Early History of Judaism

This essay Early History of Judaism has a total of 2009 words and 10 pages.


Early History of Judaism

It has been argued that Judaism can be seen not only as a single
religion, but as a group of similar religions. It has also been
pointed-out that through all the trials and tribulations that Judaism
has suffered through, that there have been common themes that have
proven omni-pervasive. Any institution with roots as ancient and
varied as the religion of the Jews is bound to have a few variations,
especially when most of its history takes place in the political and
theological hot spot of the Middle East.

In this discussion, many facets of Judaism will be examined,
primarily in the three temporal subdivisions labeled the Tribal /
Pre-Monarchy Period, the Divided Monarchy, and the Hasmonean /
Maccabean and Roman Era. Among all the time periods where the religion
has been split, these three seem to be the most representative of the
forces responsible.

As for a common thread seen throughout all Judiasms, the area of
focus here is the place associated with the religion : Jerusalem. This
topic will be covered in detail first, and then the multiple Judaism
arguments will be presented. In this way, it is possible to keep a
common focus in mind when reading about all the other situations in
which the religion has found itself. A brief conclusion follows the
discussion.

A Place to Call Home No other religion has ever been so attached
to its birthplace as Judaism. Perhaps this is because Jews have been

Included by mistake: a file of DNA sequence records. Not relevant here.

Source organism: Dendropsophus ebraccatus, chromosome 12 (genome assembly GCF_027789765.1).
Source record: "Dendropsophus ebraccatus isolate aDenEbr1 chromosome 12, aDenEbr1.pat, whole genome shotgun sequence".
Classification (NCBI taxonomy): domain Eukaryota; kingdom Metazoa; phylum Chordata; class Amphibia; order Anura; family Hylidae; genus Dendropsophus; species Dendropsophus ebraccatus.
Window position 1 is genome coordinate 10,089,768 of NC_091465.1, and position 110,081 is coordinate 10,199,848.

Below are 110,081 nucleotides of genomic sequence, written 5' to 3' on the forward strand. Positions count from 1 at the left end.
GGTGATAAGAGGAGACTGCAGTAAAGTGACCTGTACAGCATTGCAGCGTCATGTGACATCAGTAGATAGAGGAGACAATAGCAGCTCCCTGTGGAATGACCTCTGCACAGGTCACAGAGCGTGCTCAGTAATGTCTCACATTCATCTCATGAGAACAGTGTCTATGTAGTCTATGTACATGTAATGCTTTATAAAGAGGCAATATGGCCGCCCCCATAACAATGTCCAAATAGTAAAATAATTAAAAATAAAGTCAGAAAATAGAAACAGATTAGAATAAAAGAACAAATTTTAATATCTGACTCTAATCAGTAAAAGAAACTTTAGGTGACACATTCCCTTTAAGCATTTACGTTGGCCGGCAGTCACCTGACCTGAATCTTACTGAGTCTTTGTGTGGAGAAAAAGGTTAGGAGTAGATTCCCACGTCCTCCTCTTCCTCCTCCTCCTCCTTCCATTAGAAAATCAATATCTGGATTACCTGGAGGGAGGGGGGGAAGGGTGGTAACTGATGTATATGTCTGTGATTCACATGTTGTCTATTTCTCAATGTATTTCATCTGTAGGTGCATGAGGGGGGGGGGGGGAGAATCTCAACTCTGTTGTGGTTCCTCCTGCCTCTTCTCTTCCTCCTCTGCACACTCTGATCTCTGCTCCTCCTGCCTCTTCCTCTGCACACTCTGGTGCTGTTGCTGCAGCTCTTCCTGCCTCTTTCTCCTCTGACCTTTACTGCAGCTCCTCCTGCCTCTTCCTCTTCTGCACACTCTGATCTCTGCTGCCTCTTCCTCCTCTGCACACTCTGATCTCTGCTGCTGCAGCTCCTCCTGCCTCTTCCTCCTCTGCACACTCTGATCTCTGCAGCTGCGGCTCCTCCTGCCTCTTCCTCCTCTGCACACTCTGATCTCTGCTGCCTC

exiled and restricted from this place for most of their history.
Jerusalem is not only home to Judaism, but to the Muslim and Christian
religions as well. Historically this has made it quite a busy place
for the various groups.

Jerusalem is where the temple of the Jews once stood; the only
place on the whole Earth where one could leave the confines of day to
day life and get closer to God. In 586 BCE when the temple was
destroyed, no Jew would have denied Jerusalem as being the geographic
center of the religion. From that point on, the Jewish people have
migrated around the world, but not one of them forgets the fact that
Jerusalem is where it all began. It is truly a sacred place, and helps
to define what Judaism means to many people; a common thread to run
through all the various splinters of the religion and help hold them
together.

Even today, as the Jewish people have their precious Jerusalem
back (through the help of other nations and their politics) there is
great c

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